HIV and Diabetes
Feb 1, 2012
I was told by my HIV doc that I am pre-diabetic and that may progress to diabetes which he says is more common in HIV Poz patients which is something I never heard before.
I do have several poz friends who developed diabetes a few years after they found they were diabetic so I didnt question my doc but my numbers are great (975 CD4 and undetectable now for three years).
Is diabetes more frequent in HIV? Is it the meds or a change in metabolism? Is it inevitable I will go from pre-diabetes to being a diabetic because of the hiv? While I admit being overweight (my BMI is 32...yes 32 and I have started working with a trainer to get back in shape) most of the weight I gained after becoming poz (I went from 175 at 5' 10" to 210 three years later). What can I do to avoid going from pre-diabetes to being a diabetic if anything?
Cant seem to get many answers even from my endocrinologist so I am throwing you this as a tough question.
Response from Mr. Vergel
Thanks for the great question.
As you know by now, prediabetes is a condition in which blood glucose levels are higher than normal but not high enough for a diagnosis of diabetes. This condition is sometimes called impaired fasting glucose (IFG) or impaired glucose tolerance (IGT), depending on the test used to diagnose it. The U.S. Department of Health and Human Services estimates that about one in four U.S. adults aged 20 years or olderor 57 million peoplehad prediabetes in 2007.
People with prediabetes are at increased risk of developing type 2 diabetes which is defined as the form of diabetes that develops when the body does not respond properly to insulin, as opposed to type 1 diabetes, in which the pancreas makes little or no insulin.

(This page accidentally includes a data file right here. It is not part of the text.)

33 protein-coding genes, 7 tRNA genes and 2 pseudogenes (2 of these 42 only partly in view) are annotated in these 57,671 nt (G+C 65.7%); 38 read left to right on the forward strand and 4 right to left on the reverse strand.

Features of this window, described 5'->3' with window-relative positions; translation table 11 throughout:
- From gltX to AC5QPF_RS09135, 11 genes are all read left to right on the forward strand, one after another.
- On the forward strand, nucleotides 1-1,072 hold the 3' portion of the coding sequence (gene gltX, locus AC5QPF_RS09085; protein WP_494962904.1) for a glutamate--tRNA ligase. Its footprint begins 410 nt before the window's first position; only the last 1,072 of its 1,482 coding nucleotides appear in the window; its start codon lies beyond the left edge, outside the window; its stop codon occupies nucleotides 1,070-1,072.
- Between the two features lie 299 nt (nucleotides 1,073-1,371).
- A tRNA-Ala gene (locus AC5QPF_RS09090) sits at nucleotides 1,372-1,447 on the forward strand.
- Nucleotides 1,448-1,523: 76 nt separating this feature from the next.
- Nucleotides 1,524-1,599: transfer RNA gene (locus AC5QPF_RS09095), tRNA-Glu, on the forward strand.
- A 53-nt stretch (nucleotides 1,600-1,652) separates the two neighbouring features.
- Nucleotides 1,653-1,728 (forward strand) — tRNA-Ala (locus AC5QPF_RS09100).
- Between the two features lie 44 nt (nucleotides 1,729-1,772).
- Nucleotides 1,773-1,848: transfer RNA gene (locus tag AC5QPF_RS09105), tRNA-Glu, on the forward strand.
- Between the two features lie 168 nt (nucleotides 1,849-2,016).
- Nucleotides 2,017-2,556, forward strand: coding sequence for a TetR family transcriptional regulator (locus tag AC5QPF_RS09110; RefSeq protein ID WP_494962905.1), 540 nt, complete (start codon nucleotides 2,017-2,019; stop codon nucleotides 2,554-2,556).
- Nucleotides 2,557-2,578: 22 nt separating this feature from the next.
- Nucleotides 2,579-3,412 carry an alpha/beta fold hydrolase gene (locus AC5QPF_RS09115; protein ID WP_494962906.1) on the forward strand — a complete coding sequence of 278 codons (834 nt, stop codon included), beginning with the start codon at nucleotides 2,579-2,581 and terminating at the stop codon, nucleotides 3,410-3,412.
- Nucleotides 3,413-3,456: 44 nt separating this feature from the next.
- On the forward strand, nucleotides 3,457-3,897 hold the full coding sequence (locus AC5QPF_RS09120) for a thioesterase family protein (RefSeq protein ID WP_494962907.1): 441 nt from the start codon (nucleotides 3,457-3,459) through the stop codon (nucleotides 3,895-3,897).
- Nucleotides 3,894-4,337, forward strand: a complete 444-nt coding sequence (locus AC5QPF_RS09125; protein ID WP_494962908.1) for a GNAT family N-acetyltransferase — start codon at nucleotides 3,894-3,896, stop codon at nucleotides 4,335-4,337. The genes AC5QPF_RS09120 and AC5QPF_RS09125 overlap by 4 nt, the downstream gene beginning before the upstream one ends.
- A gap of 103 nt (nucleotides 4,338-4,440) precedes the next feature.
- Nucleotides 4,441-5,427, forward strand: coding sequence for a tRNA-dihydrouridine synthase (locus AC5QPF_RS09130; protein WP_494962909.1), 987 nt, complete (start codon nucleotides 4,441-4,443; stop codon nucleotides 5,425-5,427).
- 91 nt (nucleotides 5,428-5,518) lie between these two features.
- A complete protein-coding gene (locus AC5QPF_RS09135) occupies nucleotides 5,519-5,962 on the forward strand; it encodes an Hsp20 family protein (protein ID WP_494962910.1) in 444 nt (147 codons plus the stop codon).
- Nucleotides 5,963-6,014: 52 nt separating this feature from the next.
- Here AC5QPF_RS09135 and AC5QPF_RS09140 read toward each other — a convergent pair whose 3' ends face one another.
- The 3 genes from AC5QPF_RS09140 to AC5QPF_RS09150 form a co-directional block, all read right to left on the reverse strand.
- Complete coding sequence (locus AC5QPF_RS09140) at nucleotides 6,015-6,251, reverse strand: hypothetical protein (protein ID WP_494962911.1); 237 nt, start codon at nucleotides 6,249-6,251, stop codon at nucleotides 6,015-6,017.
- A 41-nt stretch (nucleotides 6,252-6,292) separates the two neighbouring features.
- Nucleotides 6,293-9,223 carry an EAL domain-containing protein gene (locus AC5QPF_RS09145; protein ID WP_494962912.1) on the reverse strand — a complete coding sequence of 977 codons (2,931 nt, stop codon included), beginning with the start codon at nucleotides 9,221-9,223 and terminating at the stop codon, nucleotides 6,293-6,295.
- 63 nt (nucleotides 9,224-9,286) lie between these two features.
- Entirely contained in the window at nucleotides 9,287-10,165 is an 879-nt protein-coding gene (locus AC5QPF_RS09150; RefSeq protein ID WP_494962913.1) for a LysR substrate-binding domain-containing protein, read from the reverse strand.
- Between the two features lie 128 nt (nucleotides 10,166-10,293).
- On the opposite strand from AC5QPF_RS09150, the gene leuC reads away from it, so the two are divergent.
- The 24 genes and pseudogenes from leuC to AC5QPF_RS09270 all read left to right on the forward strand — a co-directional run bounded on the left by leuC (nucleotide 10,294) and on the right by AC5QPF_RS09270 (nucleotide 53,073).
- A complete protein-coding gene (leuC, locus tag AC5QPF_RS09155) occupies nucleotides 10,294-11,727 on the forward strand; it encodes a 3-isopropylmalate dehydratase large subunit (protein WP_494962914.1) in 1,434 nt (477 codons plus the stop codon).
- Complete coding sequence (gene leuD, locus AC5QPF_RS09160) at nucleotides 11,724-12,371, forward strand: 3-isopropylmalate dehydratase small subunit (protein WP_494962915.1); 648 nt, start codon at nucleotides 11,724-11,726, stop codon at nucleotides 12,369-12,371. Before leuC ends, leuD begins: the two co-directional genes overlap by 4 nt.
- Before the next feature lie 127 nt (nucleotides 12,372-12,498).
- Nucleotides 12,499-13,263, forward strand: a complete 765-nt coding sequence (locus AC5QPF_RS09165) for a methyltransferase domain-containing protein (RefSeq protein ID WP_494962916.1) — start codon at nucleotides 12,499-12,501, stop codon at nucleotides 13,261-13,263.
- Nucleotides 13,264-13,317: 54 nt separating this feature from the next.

Studies have shown that most people with prediabetes develop type 2 diabetes within 10 years, unless they lose 5 to 7 percent of their body weightabout 10 to 15 pounds for someone who weighs 200 poundsby making changes in their diet and level of physical activity. People with prediabetes also are at increased risk of developing cardiovascular disease.
I am glad that you have a trainer now and that you are determined to lose weight. I would also follow the following suggestions:
1- Read this article and try to follow a high fiber, slow carb, moderate protein and fat diet: Healthy Eating
2- Exercise following these suggestions:
3- You did not mention your HIV drug regimen. There are some medications that may be friendlier than others when it comes to insulin resistance
4- Make sure that your testosterone and thyroid hormone blood levels are within normal ranges since deficiencies can make you more prone to weight gain
5- After you lose 5% of your body weight, have your doctor go a glucose tolerance test to see where you are in the glucose response curve. This will tell you if you have normalized your pre diabetes or if you have to lose some more weight. The challenge after that is to keep the weight off and to adopt all the life style changes that you learned through this process!
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